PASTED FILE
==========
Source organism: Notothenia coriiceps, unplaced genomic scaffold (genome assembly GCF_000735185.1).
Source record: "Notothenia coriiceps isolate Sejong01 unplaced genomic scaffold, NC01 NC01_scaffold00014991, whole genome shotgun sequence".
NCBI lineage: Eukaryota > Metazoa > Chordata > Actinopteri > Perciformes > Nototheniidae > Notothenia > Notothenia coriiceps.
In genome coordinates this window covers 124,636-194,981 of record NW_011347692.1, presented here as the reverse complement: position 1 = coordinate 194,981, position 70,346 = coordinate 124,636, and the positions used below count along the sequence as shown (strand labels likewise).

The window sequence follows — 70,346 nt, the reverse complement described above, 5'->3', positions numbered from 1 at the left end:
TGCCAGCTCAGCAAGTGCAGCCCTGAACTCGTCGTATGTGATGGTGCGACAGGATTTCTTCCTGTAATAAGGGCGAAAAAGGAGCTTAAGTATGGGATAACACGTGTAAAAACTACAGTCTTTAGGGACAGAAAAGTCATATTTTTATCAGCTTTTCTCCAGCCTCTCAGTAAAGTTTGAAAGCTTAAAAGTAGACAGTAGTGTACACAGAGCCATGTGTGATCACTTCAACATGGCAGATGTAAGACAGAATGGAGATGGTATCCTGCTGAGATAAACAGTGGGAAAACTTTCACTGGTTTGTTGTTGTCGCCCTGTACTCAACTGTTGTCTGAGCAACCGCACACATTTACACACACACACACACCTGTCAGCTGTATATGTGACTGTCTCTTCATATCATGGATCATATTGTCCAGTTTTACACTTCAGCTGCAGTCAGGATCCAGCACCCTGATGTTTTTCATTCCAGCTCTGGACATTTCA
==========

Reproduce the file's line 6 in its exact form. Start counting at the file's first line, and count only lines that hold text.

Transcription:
TGCCAGCTCAGCAAGTGCAGCCCTGAACTCGTCGTATGTGATGGTGCGACAGGATTTCTTCCTGTAATAAGGGCGAAAAAGGAGCTTAAGTATGGGATAACACGTGTAAAAACTACAGTCTTTAGGGACAGAAAAGTCATATTTTTATCAGCTTTTCTCCAGCCTCTCAGTAAAGTTTGAAAGCTTAAAAGTAGACAGTAGTGTACACAGAGCCATGTGTGATCACTTCAACATGGCAGATGTAAGACAGAATGGAGATGGTATCCTGCTGAGATAAACAGTGGGAAAACTTTCACTGGTTTGTTGTTGTCGCCCTGTACTCAACTGTTGTCTGAGCAACCGCACACATTTACACACACACACACACCTGTCAGCTGTATATGTGACTGTCTCTTCATATCATGGATCATATTGTCCAGTTTTACACTTCAGCTGCAGTCAGGATCCAGCACCCTGATGTTTTTCATTCCAGCTCTGGACATTTCA